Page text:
In Part I of Read to Remember we discussed how SQ3R can help improve your reading retention, even up to 400% if you weren’t doing any sort of review or deep processing before.
Andy Hunt, in Refactor your Wetware, makes a strong case for incorporating mind-mapping into your learning regimen.
But how does mind-mapping help your brain? Isn’t it for grade-schoolers?
How mind-mapping works
Mind-mapping can help focus the entire learning process and encourage greater depth of processing and stronger and more varied links between the components of the material in question. When it comes to your brain, you don’t want it to be a well factored computer program – Each concept should be coupled to as many other concepts as possible. Your memory engrams are like Git’s DAG. If a blob of knowledge stands alone in your mind without links to its brethren, your memory’s efficient garbage collection system will kick in and prune it out of existence. Wave goodbye to your hard work.
So SQ3R works by forcing you to think. Mind-mapping super-charges it by forcing you to link. How so? In trying to figure out where to place each new point, you must continually scan and review your emerging mind map in order to find where the new point best fits in. This forces you to see the big picture and how the different concepts relate to one another. You’re not just learning random bits of information – a sure recipe for failure – you’re getting a feel for the universe.
SQ3R forces you to think; Mind-mapping forces you to link.
Mind-mapping and SQ3R
You can use mind maps throughout the five steps of the SQ3R method. When you’re surveying the text, you could start by writing the theme in the center. Perhaps additional headings could extend out of that central idea like outriggers. Your questions can be written on the mind map itself or on another piece of paper. The reviews tend to happen naturally. As we mentioned earlier, the process of deciding where a new factoid fits in your wonderfully structured doodle obliges you to review the previously covered material, even if you’re not consciously aware of it.
When your mind map is complete, it’s probably pretty messy, just like that ridgy gray lump between your ears. If the material you’re studying if sufficiently important, consider drawing it again. The process will help further consolidate the main points in your mind’s eye, as well as acting as yet another review, and a rather pleasant one at that. Who doesn’t like doodling, am I right? :)
For additional time-spaced reviews you could try snapping a picture of your mind map using something like Evernote or Google Keep. Configure the “note” so that it reminds you to review the new mind map tomorrow. When tomorrow comes and you review your mind map, push the reminder off another 3 days. Keep increasing the time interval between reviews and you’ll exploit the cognitive benefits of the psychological “spacing effect”. (See Spaced Repetition.) Over a consolidation period of around 10 years 1, you’ll be strengthening those shiny new connections between the hippocampus and the cortex until eventually, the hippocampus cuts the cortex loose, and those precious memory engrams remain baked into your cortex, forever. 2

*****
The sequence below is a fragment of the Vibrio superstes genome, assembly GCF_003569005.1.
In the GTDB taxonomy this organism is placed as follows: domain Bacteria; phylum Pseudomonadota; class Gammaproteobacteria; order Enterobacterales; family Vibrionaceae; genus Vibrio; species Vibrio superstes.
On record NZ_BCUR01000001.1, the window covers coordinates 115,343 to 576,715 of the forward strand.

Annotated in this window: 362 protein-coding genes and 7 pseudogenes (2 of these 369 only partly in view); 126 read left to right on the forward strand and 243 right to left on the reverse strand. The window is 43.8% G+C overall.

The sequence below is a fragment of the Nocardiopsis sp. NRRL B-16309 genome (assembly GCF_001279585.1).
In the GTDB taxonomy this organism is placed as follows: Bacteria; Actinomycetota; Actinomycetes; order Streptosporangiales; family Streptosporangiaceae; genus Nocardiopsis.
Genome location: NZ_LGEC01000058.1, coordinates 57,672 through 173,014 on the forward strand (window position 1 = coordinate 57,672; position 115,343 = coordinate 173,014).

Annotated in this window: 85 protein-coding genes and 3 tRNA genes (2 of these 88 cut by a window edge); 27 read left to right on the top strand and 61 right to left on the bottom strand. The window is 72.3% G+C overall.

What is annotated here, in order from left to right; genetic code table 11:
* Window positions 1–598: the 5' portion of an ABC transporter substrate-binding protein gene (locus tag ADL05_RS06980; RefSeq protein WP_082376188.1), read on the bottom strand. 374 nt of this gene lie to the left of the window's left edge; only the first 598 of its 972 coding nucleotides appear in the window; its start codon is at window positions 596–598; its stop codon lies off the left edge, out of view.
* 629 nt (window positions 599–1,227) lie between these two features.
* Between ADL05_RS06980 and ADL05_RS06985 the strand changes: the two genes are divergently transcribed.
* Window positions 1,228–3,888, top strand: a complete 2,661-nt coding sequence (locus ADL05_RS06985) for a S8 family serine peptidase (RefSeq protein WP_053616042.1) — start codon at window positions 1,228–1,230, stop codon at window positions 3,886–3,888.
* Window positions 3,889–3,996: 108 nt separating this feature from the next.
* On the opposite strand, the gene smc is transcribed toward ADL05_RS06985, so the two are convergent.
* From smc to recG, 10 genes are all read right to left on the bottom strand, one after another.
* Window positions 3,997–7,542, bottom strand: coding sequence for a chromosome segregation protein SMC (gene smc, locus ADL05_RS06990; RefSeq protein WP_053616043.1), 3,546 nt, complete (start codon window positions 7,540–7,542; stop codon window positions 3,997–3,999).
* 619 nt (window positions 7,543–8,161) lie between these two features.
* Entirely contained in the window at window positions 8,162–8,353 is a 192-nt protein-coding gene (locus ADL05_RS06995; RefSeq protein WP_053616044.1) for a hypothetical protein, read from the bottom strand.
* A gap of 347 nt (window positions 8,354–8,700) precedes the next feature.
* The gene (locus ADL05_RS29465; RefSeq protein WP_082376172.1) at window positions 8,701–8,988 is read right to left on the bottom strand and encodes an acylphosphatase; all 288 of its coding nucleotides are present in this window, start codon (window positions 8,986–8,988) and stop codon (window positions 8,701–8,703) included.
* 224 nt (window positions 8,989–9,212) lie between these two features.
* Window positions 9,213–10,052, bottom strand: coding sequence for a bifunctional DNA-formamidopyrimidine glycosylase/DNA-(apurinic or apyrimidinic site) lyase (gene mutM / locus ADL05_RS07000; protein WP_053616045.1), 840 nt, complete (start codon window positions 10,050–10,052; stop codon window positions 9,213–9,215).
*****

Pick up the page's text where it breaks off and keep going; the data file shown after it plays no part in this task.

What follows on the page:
You’ll notice that I mentioned using paper. Studies consistently link handwriting with better memory performance. Again, probably due to the greater depth of processing. Unless you have a tablet with amazing handwriting support, I find that most of them still just get in the way. They require greater processing, but in the wrong direction. You’re not meditating on the material; you’re fussing with repositioning the caret after a stray brush with the screen sent it off to Never-Neverland. And instead of forcing you to digest, integrate, and compress the subject matter, you’re mindlessly Ctrl-C/V’ing your way through the text like the morning commute in your CRV.
Mind mapping… good. Mmmm. 3
If you’re interested in learning more, definitely check out Andy Hunt’s book, Refactor Your Wetware (Amazon, Pragprog). He enumerates a whole host of techniques to help squeeze the most out of those 3 pounds of invisible fat.
Another fun read is Brain Rules, by John Medina.
And even though paper is best, a great free (well, freemium) mind mapping service is MindMup, by Gojko Adzic. He made it surprisingly quick and painless to create professional-looking mind maps.